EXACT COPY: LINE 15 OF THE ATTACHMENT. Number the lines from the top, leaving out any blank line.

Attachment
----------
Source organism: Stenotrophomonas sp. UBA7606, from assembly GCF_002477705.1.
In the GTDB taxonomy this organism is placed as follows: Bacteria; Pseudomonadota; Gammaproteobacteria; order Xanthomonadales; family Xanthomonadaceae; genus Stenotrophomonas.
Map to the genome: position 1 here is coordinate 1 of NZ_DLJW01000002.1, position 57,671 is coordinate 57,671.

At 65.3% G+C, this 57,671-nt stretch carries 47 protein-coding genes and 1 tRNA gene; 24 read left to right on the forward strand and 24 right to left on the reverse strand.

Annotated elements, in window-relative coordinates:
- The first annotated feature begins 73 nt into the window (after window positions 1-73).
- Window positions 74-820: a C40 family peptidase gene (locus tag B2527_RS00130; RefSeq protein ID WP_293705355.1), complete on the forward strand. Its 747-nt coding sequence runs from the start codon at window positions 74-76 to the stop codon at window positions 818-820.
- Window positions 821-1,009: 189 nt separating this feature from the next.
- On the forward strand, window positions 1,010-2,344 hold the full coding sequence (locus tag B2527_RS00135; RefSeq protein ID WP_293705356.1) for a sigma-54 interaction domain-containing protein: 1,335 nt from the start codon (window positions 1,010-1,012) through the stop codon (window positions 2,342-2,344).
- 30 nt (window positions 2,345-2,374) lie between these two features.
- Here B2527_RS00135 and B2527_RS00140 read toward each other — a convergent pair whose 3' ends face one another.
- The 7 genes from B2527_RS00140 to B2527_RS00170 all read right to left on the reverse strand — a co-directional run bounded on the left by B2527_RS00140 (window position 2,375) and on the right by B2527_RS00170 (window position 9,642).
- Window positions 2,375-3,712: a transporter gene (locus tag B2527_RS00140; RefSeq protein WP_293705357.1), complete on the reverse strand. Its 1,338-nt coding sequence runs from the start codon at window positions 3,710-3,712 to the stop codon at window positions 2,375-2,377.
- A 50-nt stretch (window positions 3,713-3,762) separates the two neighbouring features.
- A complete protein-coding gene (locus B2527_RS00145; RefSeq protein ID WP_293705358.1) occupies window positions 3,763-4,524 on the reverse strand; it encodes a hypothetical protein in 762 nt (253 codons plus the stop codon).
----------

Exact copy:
- A complete protein-coding gene (locus B2527_RS00145; RefSeq protein ID WP_293705358.1) occupies window positions 3,763-4,524 on the reverse strand; it encodes a hypothetical protein in 762 nt (253 codons plus the stop codon).